A Super Bowl of Chili

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By Deirdre Bourdet

It's that time of year to gather up your friends, stock the beer (or wine) fridge, turn on the TV, and sit around eating manly foods like salty meats, spicy meats, fatty meats, and fried stuff.  Yes indeed, the Super Bowl is upon us! The need for satisfyingly unhealthy ways to feed the ravening crowds is mounting.  But what to do if yucky weather makes barbecuing meat out of the question?  Opt for the indoor sports food of choice, one that combines fatty, salty, meaty, rich, and crunchy in endless permutations, all in a single bowl... chili con carne.
Chili is the ultimate cold weather food because it's hearty, spicy, and--whether vegetarian or not--generally, pretty darn filling. It's also the perfect game food because it stays hot for hours, requires only one pot to make, and has a fabulous affinity for the other snacks that typically find their way onto Super Bowl coffeetables: chips, salsa, sour cream, and guacamole.  And unlike the other foods that go well with these condiments (nachos and tacos, I mean you), chili is neatly contained in individual bowls, and thus dramatically reduces the risk of carnage on your living room rug.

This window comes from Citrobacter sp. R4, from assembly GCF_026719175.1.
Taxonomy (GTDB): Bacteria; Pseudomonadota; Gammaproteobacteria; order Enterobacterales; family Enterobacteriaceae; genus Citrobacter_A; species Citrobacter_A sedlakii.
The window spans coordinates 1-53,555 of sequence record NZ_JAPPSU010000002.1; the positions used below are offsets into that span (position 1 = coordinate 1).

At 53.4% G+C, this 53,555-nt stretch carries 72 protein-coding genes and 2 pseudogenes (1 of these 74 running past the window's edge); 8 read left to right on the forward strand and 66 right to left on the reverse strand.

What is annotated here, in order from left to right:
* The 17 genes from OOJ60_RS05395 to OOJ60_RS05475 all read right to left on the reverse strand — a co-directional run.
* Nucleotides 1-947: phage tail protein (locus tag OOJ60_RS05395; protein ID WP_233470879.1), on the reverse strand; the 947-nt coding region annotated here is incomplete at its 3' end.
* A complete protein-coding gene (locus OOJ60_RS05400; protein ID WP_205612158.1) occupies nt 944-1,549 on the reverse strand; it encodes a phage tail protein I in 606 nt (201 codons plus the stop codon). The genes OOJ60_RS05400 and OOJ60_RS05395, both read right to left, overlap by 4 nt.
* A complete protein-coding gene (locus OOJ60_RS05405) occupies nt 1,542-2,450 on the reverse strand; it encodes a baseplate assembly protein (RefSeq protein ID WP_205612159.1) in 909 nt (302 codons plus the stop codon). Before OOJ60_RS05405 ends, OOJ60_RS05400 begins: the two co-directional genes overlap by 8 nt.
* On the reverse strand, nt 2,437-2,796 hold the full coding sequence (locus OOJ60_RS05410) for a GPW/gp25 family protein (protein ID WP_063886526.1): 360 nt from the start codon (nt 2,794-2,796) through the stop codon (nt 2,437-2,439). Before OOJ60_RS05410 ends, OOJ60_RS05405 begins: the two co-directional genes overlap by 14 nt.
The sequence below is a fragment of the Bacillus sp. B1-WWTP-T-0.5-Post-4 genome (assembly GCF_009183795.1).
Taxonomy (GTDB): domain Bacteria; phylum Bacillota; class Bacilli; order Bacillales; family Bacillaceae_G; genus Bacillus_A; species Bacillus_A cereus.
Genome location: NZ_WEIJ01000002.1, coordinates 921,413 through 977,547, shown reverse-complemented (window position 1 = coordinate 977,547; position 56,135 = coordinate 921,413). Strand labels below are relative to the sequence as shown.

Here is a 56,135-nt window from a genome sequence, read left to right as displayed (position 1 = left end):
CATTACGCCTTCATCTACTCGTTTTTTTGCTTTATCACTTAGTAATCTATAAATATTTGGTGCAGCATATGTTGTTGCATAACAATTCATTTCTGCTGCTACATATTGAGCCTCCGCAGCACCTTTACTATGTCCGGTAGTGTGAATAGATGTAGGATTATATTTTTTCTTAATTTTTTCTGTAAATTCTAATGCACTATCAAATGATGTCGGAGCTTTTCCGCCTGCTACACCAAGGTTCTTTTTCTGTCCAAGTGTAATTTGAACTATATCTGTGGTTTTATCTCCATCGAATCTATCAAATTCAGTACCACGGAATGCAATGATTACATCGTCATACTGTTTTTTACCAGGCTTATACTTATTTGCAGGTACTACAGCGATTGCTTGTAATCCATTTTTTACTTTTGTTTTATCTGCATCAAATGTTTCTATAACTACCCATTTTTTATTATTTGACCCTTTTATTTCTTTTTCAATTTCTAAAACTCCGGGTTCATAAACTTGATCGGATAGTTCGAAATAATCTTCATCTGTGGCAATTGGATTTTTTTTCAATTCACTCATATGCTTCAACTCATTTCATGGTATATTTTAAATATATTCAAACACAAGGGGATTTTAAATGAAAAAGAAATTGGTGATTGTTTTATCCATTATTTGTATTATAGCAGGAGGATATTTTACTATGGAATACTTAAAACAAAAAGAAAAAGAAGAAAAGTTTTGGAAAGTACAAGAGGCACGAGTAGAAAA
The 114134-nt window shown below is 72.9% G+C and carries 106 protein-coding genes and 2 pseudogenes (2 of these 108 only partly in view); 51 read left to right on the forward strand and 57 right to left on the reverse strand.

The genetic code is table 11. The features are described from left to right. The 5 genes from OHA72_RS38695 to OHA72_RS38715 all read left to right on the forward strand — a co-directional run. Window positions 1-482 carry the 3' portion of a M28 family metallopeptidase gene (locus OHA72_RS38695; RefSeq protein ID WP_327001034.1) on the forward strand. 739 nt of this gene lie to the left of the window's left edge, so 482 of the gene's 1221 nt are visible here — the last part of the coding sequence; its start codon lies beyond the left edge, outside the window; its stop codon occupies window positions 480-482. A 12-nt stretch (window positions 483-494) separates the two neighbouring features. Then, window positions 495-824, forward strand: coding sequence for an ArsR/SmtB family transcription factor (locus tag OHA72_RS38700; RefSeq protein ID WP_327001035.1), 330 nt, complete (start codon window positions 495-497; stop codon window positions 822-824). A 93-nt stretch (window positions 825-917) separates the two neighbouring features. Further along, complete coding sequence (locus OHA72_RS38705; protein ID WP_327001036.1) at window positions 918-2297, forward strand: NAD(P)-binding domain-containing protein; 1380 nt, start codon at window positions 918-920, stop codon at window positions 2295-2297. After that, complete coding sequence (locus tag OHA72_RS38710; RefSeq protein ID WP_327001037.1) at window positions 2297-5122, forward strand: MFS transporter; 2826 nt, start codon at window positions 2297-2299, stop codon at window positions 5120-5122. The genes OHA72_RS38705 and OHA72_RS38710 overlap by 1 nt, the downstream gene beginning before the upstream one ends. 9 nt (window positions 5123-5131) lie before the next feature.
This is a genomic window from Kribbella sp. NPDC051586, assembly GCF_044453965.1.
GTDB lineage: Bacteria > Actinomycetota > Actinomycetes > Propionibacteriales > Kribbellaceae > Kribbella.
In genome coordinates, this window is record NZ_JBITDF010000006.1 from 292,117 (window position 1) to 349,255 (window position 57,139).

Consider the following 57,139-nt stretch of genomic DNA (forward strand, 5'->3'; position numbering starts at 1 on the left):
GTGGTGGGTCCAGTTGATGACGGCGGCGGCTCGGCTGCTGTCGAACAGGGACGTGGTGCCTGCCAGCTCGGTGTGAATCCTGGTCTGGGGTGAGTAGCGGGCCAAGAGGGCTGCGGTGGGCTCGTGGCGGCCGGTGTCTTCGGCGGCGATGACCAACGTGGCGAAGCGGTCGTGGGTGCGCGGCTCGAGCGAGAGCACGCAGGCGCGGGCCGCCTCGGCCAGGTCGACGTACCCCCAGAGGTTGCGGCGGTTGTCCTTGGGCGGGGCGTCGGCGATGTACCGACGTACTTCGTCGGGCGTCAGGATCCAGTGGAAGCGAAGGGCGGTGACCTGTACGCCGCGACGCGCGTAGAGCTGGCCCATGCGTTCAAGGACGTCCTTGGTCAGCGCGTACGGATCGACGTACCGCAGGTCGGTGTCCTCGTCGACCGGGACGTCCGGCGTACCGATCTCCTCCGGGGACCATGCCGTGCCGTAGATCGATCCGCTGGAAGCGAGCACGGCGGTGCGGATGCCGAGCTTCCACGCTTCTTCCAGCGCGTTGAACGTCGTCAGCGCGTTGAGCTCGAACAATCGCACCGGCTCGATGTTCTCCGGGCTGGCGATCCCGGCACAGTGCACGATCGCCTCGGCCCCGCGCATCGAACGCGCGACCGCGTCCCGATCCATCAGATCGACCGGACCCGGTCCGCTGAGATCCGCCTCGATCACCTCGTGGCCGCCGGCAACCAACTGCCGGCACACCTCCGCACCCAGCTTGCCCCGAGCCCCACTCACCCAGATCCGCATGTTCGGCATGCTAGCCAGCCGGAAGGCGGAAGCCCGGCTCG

But whether you decide to make your own chili, or just empty a few cans of Hormel into the stockpot for that semi-homemade magic, I think the end result is almost always improved by a generous pour of chipotle hot sauce to finish it off.  Smoky, spicy, savory, rich, and very faintly sweet, this stuff is utterly irresistible.  At my house, it is referred to as "crack-potle" by those in the know.  It fills the hole in your tastebuds' soul.  It makes every bowl of chili a revelation.

Although I tend to think chipotle is especially amazing with black beans, it really does the trick with any kind of chili bean, and any kind of meat... even seafood.  The savory, smoky aspects of the chipotle complement shrimp or crab's sweet freshness beautifully, and the potent heat somehow manages to burn in a way that doesn't prevent you from tasting the delicacy of the other ingredients.  For me, black beans, shrimp and chipotle is a match made in heaven.

Buffalo is my favorite brand of chipotle sauce and easily found in most grocery stores with a Mexican food section.  Check it out and let me know what you wound up eating it on when all the guests have left.

Wine Pairing Suggestions:
Red - Spicy Syrah or Zinfandel to stand up to the smoky heat of the chipotle.
White - Vino Verde or similarly high-acid quaffer to refresh the palate or even a cava for its bright effervescence.

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